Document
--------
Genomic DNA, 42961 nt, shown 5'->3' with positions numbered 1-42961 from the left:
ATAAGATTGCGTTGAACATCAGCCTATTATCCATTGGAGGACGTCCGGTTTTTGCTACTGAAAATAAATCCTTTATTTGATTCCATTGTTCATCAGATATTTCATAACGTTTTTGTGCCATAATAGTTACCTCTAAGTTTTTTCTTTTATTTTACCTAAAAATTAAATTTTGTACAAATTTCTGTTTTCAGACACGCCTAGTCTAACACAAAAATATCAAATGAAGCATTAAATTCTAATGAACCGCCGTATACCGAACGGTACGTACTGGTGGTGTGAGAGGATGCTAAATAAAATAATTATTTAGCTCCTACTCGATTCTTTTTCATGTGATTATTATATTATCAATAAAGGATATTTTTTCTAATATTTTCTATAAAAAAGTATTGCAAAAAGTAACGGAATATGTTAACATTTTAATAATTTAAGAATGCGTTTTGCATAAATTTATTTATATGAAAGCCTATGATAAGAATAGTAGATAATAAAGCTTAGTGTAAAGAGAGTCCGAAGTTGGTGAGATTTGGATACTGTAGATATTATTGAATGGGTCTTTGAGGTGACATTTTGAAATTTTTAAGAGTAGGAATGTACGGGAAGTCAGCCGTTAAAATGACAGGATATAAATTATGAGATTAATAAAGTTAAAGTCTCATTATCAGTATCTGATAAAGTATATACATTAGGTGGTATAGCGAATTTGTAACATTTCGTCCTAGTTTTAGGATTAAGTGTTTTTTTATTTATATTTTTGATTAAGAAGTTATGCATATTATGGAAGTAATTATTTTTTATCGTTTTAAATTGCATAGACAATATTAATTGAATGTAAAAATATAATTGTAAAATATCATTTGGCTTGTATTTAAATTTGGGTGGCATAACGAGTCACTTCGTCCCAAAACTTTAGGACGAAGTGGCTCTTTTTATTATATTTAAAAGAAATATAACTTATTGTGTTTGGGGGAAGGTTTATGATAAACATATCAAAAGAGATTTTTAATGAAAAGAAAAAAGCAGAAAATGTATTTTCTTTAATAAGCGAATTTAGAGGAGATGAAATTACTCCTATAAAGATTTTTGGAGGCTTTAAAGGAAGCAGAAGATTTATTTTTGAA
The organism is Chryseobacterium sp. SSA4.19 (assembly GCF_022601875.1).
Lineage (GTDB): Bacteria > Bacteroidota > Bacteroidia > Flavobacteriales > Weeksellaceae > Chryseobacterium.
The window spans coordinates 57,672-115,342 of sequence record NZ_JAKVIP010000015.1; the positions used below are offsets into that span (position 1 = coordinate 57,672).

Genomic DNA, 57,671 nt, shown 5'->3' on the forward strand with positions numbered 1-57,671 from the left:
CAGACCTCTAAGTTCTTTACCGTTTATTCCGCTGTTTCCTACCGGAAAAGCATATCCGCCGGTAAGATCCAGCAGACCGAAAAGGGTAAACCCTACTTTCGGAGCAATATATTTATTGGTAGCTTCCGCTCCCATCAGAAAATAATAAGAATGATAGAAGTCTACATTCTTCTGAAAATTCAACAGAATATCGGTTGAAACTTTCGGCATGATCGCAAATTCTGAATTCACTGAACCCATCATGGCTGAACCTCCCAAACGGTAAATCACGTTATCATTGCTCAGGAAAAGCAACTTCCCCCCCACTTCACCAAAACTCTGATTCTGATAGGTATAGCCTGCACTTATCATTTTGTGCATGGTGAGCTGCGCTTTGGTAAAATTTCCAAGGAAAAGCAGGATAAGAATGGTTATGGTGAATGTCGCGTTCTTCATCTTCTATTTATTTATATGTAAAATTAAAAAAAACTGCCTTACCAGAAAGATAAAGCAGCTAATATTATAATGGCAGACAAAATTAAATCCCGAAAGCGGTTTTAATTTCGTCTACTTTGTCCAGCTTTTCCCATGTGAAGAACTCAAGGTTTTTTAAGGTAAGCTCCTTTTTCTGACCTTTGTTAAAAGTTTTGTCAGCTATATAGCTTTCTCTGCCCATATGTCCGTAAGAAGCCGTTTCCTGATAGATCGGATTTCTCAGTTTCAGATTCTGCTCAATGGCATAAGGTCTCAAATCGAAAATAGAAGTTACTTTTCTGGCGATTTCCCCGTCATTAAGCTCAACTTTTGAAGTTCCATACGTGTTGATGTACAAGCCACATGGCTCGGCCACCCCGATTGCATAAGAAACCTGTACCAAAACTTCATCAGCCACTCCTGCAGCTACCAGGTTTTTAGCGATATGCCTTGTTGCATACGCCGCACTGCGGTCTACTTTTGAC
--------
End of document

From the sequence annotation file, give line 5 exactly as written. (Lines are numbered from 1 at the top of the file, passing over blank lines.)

The window spans coordinates 57,672-115,342 of sequence record NZ_JAKVIP010000015.1; the positions used below are offsets into that span (position 1 = coordinate 57,672).